Yet, in the spreading matrix of repeatable development patterns, the very stupidity of the multipliers makes the wishful theory seem potentially viable. These spaces are full of multipliers that, if altered, might have viral population effects. Any new multiplier positioned in this population can become contagious. Any switch can rewire multiple relationships. Might small patterns of interplay become equally contagious? For instance, to dial up the interplay, rather than buying one house and sitting alone inside – happy with individual territory but worried about pending catastrophes – one would always buy more than one house. In other words, every house is attached to another offsetting house. In flood prone areas, two mortgages that together result in a movement from low to high ground are streamlined and given special rates that also lower everyone’s flood insurance costs. Or failed and foreclosed properties in distended ghost suburbs are linked to denser properties and have a share in each other’s enterprise. No property is ever worth nothing, or less than nothing as it often was in the financial crisis. A portfolio of spatial variables is traded in a market where risks and rewards are more tangible and stabilising. One could not only add buildings but also take them away – put the building machine in both forward and reverse. Rather than shocking crashes or perfect homeostasis, little machines of counterbalancing spatial variables can target, contract or reposition development. That is the wishful theory.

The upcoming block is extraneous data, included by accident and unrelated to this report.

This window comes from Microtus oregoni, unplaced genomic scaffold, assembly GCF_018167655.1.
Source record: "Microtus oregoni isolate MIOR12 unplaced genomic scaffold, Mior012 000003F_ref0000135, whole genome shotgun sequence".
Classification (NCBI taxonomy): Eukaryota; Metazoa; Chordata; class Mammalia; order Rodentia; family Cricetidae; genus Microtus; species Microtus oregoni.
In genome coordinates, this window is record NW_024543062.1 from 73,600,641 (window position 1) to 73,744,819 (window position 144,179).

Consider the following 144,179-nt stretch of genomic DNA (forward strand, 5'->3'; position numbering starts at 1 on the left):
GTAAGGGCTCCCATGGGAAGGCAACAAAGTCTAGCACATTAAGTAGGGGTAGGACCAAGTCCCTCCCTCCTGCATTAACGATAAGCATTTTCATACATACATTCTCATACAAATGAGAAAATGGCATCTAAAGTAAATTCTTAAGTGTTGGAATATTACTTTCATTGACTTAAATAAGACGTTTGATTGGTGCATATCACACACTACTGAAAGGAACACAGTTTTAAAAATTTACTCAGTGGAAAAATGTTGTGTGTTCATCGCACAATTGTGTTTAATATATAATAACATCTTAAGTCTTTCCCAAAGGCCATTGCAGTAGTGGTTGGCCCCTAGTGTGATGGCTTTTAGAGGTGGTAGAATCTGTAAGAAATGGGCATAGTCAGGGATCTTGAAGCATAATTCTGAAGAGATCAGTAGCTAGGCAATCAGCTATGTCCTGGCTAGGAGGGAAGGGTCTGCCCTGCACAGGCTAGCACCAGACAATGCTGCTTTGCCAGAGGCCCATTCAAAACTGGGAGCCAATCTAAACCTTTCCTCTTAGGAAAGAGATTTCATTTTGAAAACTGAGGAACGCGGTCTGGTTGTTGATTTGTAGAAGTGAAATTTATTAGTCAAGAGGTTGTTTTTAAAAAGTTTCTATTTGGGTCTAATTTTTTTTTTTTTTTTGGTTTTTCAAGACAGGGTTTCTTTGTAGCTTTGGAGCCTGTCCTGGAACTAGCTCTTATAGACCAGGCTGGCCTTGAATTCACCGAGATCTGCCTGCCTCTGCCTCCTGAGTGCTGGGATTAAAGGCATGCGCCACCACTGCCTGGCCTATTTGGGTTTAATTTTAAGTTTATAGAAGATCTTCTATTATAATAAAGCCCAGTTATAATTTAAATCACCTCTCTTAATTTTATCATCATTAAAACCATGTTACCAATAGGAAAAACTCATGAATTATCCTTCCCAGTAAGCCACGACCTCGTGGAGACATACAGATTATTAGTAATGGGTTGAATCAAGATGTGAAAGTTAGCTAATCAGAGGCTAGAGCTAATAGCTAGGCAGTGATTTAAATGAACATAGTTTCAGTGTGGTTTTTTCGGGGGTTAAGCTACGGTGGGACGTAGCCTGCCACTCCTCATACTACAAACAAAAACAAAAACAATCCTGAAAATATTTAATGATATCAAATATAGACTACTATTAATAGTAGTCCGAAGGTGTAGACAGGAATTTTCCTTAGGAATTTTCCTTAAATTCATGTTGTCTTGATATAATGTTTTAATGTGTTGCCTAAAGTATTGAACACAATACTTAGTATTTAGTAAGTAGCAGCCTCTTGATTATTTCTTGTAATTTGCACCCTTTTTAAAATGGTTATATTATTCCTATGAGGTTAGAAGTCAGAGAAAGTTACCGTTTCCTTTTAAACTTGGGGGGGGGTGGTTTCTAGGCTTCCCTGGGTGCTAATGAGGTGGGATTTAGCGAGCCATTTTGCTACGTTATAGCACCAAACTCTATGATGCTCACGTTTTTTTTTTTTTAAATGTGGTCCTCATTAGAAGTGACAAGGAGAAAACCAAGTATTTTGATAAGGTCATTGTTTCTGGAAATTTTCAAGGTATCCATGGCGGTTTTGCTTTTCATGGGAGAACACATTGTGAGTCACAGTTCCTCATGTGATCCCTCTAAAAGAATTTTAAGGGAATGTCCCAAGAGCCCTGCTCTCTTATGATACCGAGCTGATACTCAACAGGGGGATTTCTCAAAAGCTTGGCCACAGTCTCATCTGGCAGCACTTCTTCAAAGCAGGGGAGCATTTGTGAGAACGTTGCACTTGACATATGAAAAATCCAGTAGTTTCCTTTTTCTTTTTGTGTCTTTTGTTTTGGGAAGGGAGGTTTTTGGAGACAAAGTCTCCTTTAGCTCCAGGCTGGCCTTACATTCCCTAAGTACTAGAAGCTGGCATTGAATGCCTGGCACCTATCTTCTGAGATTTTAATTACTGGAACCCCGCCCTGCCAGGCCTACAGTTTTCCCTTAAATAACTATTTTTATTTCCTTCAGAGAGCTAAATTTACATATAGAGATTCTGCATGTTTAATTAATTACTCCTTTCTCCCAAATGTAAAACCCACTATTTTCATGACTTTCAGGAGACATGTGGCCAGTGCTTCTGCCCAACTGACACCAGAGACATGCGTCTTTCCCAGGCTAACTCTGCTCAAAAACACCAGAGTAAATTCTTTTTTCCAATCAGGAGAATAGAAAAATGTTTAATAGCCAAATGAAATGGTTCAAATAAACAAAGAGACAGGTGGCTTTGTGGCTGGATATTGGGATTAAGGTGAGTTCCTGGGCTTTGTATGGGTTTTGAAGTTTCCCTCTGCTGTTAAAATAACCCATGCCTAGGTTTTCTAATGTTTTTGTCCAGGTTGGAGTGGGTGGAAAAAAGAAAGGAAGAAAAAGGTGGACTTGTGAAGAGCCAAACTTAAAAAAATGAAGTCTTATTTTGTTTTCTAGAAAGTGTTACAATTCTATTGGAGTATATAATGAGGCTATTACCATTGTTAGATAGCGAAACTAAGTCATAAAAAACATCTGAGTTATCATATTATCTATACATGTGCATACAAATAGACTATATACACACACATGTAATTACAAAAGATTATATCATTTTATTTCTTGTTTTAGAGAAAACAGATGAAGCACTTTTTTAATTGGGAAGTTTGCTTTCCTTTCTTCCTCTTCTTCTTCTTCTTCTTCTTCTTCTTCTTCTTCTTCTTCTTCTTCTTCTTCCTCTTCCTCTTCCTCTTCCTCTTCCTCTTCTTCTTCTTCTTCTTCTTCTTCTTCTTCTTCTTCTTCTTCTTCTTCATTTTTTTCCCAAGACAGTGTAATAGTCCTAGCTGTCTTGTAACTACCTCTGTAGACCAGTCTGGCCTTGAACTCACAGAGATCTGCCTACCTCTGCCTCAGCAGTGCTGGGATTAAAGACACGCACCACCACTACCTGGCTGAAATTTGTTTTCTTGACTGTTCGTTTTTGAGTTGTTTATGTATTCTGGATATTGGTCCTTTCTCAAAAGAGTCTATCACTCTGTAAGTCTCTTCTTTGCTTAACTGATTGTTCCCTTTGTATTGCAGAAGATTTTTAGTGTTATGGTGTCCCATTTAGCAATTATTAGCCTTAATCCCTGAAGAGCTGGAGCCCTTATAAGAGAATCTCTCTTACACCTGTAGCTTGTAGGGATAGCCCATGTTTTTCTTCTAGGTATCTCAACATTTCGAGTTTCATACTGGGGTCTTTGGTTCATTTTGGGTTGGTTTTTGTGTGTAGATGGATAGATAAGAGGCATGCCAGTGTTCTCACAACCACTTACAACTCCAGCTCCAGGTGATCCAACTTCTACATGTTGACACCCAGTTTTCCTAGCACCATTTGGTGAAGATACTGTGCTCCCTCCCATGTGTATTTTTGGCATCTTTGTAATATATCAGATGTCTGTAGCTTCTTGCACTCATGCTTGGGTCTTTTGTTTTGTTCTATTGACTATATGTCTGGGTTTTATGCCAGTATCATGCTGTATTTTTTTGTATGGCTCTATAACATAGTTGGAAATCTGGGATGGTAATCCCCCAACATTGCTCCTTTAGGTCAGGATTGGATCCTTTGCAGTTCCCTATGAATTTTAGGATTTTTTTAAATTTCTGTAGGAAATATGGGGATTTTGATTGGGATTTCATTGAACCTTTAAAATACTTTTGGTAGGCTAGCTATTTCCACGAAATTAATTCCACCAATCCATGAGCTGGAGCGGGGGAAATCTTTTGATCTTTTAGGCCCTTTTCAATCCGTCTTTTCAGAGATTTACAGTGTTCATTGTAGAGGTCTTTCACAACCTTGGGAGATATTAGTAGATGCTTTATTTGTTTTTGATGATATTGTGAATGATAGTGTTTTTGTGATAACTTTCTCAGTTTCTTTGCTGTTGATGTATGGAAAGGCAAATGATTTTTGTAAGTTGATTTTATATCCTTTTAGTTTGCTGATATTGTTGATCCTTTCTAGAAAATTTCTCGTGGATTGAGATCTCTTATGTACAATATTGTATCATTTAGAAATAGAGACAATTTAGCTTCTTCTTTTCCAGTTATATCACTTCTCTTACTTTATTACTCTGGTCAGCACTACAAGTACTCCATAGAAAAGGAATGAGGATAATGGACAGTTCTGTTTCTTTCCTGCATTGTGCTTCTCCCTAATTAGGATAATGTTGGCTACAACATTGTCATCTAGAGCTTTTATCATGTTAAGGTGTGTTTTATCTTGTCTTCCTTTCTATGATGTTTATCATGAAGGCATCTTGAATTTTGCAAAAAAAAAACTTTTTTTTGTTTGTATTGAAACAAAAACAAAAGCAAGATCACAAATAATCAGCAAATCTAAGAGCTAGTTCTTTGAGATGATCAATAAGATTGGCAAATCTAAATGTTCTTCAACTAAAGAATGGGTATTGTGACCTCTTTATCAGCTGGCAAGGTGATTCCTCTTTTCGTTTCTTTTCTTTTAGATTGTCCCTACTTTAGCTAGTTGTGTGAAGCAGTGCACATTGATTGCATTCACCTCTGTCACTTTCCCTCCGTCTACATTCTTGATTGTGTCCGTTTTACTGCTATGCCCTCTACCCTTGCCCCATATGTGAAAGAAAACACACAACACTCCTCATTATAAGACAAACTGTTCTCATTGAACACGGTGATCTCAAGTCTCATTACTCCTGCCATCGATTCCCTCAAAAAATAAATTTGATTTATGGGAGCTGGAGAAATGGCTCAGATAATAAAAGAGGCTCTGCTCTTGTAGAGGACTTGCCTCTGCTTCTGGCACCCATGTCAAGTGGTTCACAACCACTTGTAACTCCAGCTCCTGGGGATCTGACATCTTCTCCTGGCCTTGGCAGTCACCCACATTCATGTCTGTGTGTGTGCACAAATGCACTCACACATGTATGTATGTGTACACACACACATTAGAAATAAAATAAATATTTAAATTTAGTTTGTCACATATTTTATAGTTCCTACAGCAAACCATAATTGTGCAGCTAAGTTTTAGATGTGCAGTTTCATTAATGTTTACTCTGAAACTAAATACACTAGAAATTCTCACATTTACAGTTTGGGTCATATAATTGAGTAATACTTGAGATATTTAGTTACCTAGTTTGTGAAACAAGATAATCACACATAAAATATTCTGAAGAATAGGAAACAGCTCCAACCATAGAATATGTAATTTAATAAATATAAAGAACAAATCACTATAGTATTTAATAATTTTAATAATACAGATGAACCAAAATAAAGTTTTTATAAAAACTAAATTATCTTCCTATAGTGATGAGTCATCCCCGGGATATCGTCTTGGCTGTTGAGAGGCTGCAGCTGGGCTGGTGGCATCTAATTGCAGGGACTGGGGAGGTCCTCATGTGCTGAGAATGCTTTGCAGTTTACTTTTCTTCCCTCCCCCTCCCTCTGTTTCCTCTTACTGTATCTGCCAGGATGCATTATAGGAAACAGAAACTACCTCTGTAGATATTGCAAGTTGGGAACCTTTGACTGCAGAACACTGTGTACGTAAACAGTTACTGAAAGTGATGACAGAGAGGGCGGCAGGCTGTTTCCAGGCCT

Satisfying as it might be to imagine the Auk fending off humans by evolving the perfect set of teeth to sink into his white ass, a more effective survival technique might, in the end, have been to carry a germ that made him sick. One can perhaps never hope to confront authoritarian concentrations of power armed only with righteous opposition (or teeth). One needs organisational germs that use the very structure of power as their carrier. But in addition, one needs a silver-tongued Auk with infectious stories to engage the human brain - narrative germs, like rumours and desires that, in a turnabout, begin to herd the human mind into a useful position. The stories of interplay must seem as magical and selfishly motivated as the cords of wood that transported themselves.

Otherwise something hungry will have you for a meal. And nothing will happen before or after you are eaten. No special music. The world will smell like it always does – like machine oil, skin and a hot TV at 3:30 in the afternoon. But you will not be able to smell it.



Megan Born and Lily Jencks, eds, Via: Dirt, University of Pennsylvania — 2012